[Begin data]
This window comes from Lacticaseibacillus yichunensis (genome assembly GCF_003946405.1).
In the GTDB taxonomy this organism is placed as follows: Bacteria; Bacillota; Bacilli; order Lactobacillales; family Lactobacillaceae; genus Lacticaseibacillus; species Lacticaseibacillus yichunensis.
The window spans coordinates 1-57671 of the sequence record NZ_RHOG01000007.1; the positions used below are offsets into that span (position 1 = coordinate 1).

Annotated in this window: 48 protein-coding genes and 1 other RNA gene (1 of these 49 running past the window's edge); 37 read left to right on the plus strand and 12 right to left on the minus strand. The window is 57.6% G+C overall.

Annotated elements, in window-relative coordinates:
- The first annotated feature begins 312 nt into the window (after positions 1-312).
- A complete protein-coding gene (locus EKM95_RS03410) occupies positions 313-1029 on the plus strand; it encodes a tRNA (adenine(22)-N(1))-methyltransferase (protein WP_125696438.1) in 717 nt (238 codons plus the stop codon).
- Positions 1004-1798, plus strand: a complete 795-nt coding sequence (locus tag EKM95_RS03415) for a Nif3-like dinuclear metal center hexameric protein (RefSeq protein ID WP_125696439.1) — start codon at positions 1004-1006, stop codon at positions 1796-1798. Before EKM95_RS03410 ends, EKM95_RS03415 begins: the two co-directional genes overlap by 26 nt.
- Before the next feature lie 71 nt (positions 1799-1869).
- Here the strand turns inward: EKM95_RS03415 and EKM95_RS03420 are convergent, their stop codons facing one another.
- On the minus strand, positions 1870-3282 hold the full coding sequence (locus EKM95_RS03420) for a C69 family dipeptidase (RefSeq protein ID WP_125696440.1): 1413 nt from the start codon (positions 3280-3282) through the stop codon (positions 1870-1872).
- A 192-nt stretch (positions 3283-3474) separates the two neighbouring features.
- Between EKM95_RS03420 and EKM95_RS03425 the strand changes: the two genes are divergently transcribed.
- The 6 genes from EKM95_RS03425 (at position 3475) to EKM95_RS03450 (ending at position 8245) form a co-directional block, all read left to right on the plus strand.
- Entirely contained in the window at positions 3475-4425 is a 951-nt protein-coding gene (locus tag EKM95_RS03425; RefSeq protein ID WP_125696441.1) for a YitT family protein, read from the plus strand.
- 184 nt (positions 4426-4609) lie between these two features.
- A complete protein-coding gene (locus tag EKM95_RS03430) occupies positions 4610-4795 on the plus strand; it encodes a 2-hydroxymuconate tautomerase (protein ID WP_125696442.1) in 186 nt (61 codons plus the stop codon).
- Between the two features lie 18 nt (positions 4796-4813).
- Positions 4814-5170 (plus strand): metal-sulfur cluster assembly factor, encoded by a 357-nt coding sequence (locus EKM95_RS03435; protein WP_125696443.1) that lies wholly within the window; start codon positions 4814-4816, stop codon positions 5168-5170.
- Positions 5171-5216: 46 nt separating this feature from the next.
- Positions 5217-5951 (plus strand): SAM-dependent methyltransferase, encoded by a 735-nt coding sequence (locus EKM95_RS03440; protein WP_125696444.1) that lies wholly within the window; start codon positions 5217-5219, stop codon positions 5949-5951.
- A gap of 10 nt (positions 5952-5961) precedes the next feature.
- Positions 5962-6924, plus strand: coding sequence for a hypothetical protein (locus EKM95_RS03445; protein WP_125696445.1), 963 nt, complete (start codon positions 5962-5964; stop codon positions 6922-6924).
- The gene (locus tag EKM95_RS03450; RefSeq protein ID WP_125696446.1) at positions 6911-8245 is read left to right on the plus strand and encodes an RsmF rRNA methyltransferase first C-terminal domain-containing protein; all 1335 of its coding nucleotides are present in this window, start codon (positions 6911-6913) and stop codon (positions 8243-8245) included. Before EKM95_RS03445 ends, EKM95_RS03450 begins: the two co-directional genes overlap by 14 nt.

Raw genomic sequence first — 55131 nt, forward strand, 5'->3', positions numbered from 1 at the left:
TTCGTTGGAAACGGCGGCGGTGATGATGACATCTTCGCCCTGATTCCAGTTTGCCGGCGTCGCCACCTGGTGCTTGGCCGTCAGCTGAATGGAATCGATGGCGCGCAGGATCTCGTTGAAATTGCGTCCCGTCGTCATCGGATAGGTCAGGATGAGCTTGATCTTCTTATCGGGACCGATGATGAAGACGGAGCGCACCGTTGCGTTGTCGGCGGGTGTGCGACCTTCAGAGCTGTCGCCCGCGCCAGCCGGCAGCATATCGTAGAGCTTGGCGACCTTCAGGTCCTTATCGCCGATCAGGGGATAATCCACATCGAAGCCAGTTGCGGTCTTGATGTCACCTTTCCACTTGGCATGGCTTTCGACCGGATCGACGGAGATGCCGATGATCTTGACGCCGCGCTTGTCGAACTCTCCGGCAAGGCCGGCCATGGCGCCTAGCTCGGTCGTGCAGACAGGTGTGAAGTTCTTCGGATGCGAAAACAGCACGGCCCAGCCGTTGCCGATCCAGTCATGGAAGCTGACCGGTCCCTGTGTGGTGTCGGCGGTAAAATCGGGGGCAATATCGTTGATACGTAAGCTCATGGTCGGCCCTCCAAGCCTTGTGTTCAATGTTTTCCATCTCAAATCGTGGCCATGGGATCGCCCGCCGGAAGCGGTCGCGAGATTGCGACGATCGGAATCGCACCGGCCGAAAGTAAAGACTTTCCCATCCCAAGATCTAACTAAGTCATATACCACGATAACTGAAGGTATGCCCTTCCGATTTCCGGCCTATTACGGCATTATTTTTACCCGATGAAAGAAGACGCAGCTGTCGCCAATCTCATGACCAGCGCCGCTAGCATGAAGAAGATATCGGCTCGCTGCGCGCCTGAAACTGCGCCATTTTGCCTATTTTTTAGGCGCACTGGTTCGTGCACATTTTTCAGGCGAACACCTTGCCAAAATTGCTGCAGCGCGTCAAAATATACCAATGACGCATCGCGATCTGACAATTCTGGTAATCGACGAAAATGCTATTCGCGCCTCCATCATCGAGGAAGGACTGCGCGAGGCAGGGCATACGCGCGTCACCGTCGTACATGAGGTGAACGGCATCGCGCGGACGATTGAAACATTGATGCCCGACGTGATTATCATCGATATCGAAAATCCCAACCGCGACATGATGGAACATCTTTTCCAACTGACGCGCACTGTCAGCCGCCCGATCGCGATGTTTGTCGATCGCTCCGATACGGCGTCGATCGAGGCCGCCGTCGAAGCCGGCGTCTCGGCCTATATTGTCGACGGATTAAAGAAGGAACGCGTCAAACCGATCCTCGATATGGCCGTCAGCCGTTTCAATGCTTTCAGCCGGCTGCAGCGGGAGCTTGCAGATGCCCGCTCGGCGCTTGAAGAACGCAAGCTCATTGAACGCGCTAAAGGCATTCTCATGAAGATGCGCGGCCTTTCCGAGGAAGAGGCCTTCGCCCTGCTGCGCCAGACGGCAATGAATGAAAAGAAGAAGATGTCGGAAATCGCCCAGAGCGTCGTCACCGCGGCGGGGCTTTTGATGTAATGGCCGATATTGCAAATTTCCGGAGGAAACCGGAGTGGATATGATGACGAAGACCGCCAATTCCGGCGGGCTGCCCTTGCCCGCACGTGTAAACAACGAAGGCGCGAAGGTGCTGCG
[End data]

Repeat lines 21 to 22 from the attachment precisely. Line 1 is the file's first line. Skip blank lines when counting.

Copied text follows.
- Positions 5217-5951 (plus strand): SAM-dependent methyltransferase, encoded by a 735-nt coding sequence (locus EKM95_RS03440; protein WP_125696444.1) that lies wholly within the window; start codon positions 5217-5219, stop codon positions 5949-5951.
- A gap of 10 nt (positions 5952-5961) precedes the next feature.